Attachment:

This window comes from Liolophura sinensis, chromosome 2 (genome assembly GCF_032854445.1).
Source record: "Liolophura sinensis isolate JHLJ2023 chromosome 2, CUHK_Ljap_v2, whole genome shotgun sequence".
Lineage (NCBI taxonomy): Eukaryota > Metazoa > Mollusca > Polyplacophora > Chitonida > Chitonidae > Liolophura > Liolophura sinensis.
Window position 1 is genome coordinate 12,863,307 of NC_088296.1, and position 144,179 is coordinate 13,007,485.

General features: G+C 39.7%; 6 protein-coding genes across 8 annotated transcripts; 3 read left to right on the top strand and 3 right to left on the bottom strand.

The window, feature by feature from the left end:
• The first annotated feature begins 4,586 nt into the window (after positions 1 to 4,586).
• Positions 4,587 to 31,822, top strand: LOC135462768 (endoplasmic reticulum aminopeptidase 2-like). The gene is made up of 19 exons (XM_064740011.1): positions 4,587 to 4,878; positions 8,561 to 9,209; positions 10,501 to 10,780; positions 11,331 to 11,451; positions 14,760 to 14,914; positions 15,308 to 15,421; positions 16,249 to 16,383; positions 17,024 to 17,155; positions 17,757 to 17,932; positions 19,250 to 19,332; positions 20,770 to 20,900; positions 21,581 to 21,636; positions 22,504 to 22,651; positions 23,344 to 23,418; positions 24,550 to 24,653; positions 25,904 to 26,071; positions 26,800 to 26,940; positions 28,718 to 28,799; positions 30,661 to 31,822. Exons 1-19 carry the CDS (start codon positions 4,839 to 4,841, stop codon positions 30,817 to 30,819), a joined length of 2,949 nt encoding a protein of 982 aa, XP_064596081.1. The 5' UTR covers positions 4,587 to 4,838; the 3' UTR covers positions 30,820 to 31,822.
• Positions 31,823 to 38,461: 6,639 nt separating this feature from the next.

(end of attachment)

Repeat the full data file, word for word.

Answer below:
This window comes from Liolophura sinensis, chromosome 2 (genome assembly GCF_032854445.1).
Source record: "Liolophura sinensis isolate JHLJ2023 chromosome 2, CUHK_Ljap_v2, whole genome shotgun sequence".
Lineage (NCBI taxonomy): Eukaryota > Metazoa > Mollusca > Polyplacophora > Chitonida > Chitonidae > Liolophura > Liolophura sinensis.
Window position 1 is genome coordinate 12,863,307 of NC_088296.1, and position 144,179 is coordinate 13,007,485.

General features: G+C 39.7%; 6 protein-coding genes across 8 annotated transcripts; 3 read left to right on the top strand and 3 right to left on the bottom strand.

The window, feature by feature from the left end:
• The first annotated feature begins 4,586 nt into the window (after positions 1 to 4,586).
• Positions 4,587 to 31,822, top strand: LOC135462768 (endoplasmic reticulum aminopeptidase 2-like). The gene is made up of 19 exons (XM_064740011.1): positions 4,587 to 4,878; positions 8,561 to 9,209; positions 10,501 to 10,780; positions 11,331 to 11,451; positions 14,760 to 14,914; positions 15,308 to 15,421; positions 16,249 to 16,383; positions 17,024 to 17,155; positions 17,757 to 17,932; positions 19,250 to 19,332; positions 20,770 to 20,900; positions 21,581 to 21,636; positions 22,504 to 22,651; positions 23,344 to 23,418; positions 24,550 to 24,653; positions 25,904 to 26,071; positions 26,800 to 26,940; positions 28,718 to 28,799; positions 30,661 to 31,822. Exons 1-19 carry the CDS (start codon positions 4,839 to 4,841, stop codon positions 30,817 to 30,819), a joined length of 2,949 nt encoding a protein of 982 aa, XP_064596081.1. The 5' UTR covers positions 4,587 to 4,838; the 3' UTR covers positions 30,820 to 31,822.
• Positions 31,823 to 38,461: 6,639 nt separating this feature from the next.